This is a magnificent recording of the Nocturnes. Probably the best ever. We have a new Chopin interpreter in Angela Hewitt. I hope she produces more . If she does then we're in for a treat.
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9 of 53 people found the following review helpful
on July 28, 2006
Before I began writing this I read the other reviews and had to roll my eyes. Only one other reviewer so far seems to know just how bad this set is.

This is just another example of people picking the best of two or three 'dusty' sets they have off their shelves that they may listen to once a year. People such as these are giving credit to the composer, not the performer.

I own now 12 complete sets of these nocturnes and have partial sets by many more. I've listened to them regularly since a small child, as they were my among my mother's favorite pieces to play on her Boesendorfer grand piano. I still believe they are among the best compositions by any composer.

I really don't understand what these reviewers could possibly be hearing in Hewitt's playing. With all their fanciful word play and such (as is typical of reviewers), it seems the more fanciful the writing, the less they seem to know what they're talking about.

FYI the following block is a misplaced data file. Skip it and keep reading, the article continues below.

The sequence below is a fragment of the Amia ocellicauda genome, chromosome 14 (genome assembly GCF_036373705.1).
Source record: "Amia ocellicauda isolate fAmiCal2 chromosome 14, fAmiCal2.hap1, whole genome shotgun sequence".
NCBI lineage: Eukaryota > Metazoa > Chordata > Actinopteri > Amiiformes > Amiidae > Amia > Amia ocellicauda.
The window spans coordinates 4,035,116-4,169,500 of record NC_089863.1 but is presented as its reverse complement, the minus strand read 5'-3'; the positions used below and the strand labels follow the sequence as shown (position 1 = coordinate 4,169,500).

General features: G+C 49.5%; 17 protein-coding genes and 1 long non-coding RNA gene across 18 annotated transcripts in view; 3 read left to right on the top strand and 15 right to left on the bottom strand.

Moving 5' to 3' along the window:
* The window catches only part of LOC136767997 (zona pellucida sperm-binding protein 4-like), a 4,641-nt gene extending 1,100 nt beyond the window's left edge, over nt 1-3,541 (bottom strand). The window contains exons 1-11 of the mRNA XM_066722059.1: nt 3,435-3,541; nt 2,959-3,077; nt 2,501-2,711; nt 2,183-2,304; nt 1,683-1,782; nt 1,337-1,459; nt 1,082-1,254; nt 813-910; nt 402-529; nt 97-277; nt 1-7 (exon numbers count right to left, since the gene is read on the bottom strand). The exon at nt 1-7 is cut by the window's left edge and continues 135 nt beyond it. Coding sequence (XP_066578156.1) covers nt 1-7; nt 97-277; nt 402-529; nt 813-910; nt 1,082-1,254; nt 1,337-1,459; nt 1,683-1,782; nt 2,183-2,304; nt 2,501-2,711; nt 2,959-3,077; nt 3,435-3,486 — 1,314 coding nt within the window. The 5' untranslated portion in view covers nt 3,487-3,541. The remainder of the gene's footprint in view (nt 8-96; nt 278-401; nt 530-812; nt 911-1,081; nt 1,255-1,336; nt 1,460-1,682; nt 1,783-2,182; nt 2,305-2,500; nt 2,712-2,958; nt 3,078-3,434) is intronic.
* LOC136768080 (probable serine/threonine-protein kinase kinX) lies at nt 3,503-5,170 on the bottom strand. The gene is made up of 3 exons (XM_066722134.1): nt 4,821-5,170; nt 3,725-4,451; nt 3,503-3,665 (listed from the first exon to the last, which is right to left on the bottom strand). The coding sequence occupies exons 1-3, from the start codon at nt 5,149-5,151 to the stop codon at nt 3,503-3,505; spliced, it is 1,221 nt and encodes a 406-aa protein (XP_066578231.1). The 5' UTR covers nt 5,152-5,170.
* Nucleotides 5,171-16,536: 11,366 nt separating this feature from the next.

With all the sets I own, this one rates near the bottom. Not only is it not good, it's BAD and incredibly superificial. She is playing elevator music. Her technical skills are also poor. I also feel BAD for the reviewers who give this good reviews, as it is sad that they have yet to learn what Chopin's nocturnes are really about, and what good piano playing sounds like.

What a waste of money this was. Thank goodness I have my sets by Fou Ts'ong and Rubinstein. I'm able to appreciate many things in unconventional interpretations such as that by Pires. But I'm afraid that Ms. Hewitt's playing here is good only for helping one to fall asleep. The only interesting thing about this set is the interesting tone of the Fazioli she plays on. It colours the nocturnes in a different way. I like Fazioli pianos (in Beethoven and Schubert especially), but don't think it's a pleasing choice for the nocturnes. Steinway, Mason & Hamlin and Boesendorfer are good for these works.
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Debussy: Solo Piano Music by Angela Hewitt (Audio CD - 2012)